Earlier this week, Mayor Cantrell’s Director of Strategic Initiatives Joshua Cox had a press conference wherein he accused the French Quarter Management District of not being able to administer their task force program, and of mismanaging funds. Newell invited two FQMD representatives, Board Chair Christian Pendleton and Executive Director Karley Frankic, onto the show Thursday morning to give their side of the story.
“Christian, obviously they are putting a spin on a set of facts out there,” Newell began, “A spin that you say is not entirely accurate. What is he saying, And what is your response?”
“I think you're being generous when you say he's putting a spin on a set of facts,” Pendleton replied. “The problem that Josh Cox has is that all of the facts in this particular issue solely supported the French Quarter Management District. It's been the FQMD that has managed this patrol for six years. It has been completely transparent. It has been completely efficient, so much so that it's one of the reasons the Mayor lost the vote on this issue in December. To come out and suggest that we have financially mismanaged our funds and that's why we missed our target by two to three weeks, and at the same time announce to everyone that the city just happened to find a little over $300,000 in unspent tax dollars from the French Quarter sales tax is willful misinformation, best case scenario.”
“Karley, were you guys offered an opportunity to articulate what actually happened to Josh or the Mayor before they held this press conference?” Newell asked.
“When the mayor's initiative went before the voters in December, it failed because there wasn't any transparency in how they were going to spend the funds,” Frankic said. “They wouldn't commit to using post-certified officers. There was a lack of transparency in general, and when it failed, we immediately started reaching out to the administration to come back to the table and get something better in front of the voters in April. And we've been reaching out to them continuously since... we found out last week that the city was sitting on $327,000 that was supposed to have been paid to the State Police. And now they've reached out to the governing authority of the Economic Development District - which is the city council - to give the city authority to take over patrols that we've run successfully for six years.”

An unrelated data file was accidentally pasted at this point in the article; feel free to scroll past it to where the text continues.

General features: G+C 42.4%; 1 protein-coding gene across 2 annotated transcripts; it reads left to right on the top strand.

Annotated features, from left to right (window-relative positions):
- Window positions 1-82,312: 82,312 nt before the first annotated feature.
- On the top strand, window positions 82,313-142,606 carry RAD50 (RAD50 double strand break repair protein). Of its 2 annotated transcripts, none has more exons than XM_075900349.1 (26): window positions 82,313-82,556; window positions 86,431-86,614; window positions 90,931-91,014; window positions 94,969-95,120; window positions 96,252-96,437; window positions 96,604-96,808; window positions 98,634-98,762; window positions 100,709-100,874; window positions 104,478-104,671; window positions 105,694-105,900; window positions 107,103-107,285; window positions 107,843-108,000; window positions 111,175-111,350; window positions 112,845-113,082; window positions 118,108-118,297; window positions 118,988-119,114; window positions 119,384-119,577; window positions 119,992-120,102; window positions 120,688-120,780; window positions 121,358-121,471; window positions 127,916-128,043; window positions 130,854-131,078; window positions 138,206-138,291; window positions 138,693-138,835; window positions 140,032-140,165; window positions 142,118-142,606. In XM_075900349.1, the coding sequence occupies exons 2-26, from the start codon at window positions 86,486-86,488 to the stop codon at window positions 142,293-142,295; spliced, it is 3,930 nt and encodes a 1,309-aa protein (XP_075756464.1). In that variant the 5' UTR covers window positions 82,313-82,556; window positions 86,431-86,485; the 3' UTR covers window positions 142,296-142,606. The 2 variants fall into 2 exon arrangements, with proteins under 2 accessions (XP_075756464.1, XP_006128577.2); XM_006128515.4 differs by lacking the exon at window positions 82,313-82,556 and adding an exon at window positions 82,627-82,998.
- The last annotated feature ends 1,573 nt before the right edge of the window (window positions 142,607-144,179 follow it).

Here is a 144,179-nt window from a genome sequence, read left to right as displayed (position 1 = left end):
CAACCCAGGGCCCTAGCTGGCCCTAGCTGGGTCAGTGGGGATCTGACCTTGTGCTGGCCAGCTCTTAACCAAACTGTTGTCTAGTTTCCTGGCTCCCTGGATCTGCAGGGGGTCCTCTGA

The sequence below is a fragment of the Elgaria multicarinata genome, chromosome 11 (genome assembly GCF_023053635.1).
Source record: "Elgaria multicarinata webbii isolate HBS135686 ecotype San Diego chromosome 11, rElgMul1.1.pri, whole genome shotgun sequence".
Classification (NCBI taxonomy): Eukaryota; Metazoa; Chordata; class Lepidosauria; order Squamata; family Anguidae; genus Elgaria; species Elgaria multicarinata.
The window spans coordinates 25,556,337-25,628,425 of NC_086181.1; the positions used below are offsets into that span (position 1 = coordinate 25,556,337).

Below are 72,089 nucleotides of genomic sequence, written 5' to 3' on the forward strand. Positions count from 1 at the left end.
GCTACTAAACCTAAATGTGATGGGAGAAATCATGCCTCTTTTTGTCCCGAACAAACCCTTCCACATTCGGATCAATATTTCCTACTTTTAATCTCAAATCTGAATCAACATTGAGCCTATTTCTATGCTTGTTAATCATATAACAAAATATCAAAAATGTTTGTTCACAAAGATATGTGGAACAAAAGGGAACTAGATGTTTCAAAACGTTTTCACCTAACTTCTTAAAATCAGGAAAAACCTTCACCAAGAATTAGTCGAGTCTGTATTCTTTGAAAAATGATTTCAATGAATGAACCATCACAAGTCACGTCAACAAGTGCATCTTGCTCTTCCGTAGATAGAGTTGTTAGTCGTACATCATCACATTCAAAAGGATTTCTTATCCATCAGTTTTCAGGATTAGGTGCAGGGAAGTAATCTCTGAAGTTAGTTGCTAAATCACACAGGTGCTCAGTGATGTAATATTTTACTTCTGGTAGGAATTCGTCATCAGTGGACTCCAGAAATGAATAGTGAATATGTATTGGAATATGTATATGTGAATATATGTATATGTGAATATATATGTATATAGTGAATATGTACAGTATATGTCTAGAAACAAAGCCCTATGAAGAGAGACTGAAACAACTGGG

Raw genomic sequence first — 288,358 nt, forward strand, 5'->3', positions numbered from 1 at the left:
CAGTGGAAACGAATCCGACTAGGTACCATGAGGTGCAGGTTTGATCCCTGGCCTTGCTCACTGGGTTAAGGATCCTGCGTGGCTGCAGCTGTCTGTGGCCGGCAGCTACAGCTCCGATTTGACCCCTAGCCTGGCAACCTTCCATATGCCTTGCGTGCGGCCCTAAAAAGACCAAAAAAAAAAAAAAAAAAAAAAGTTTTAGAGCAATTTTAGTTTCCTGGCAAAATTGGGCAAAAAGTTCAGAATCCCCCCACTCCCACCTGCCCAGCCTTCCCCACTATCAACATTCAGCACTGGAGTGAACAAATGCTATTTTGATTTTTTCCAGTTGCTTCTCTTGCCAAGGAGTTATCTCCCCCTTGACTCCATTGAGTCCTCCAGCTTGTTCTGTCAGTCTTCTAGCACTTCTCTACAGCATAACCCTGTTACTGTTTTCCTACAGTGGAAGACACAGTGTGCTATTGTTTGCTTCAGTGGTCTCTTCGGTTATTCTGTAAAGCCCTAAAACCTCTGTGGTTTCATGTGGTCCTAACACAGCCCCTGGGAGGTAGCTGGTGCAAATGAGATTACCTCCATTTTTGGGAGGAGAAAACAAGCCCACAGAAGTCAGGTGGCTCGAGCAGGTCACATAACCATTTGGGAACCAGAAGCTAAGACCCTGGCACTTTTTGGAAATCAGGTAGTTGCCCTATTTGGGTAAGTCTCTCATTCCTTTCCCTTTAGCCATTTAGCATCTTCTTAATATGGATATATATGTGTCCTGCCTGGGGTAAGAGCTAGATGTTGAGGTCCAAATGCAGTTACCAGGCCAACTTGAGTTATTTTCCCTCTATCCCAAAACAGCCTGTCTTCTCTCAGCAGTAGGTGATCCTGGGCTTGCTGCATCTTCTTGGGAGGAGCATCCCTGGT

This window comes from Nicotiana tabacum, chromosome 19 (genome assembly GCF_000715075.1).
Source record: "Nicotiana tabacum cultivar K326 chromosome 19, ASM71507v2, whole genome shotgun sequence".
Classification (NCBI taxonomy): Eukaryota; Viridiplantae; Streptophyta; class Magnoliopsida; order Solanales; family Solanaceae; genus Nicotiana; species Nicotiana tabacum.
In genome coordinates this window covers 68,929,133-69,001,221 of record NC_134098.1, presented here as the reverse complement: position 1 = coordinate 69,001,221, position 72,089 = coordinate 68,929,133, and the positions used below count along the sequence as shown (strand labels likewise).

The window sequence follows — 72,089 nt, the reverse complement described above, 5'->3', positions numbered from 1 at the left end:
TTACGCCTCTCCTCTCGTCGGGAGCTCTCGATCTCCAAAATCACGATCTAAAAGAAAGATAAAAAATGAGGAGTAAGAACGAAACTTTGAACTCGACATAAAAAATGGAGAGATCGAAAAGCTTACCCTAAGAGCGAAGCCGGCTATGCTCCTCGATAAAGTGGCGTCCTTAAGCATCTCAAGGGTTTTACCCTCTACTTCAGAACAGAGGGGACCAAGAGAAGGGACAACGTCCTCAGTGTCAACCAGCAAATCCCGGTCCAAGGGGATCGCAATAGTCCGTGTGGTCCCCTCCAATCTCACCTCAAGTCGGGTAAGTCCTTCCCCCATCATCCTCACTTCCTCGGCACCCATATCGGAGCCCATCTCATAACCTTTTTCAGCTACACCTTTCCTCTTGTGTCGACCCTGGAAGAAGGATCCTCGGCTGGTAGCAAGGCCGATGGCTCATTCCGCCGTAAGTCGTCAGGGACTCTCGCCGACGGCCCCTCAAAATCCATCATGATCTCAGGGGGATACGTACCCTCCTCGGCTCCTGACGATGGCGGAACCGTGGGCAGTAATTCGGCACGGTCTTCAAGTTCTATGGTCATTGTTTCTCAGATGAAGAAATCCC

“Why they didn't tell us that when we announced that we were going to run out of money, at best, at the beginning of March?” Frankic continued. “The Bureau of Governmental Research put out a report December 2nd saying that we would make it to February. Commissioner Pendleton went on WWL and said that we could maybe make it until March. So the city knew that we wouldn't have enough money. We were hopeful that we might get gap money, but you know, if they're sitting on $327,000, that's an issue of good governance. That's concerning, the lack of transparency with the public funds that they were responsible for. At the end of the day, we've run a very successful program for six years!”
“I'm not trying to be an idiot about this,” Newell said, “But it's just hard for me to believe their side of the story. When Cox has the audacity to stand before the public and say it's a basic principle of good governance that people who are managing taxpayer money need to be directly elected and accountable to those taxpayers, period. That's not the case with what's being proposed! We haven't got a water bill right in years. I could sit here and talk about mishaps in the water department, the utilities department, the streets department, public safety, and on and on and on as it relates to the appropriate spending and accounting of those dollars. I don't know how you make this statement in good conscience with all that you have on your plate right now. By no stretch of the imagination should they stand up and say, we are good stewards of the public fisc.”
Hear the entire interview in the audio player below.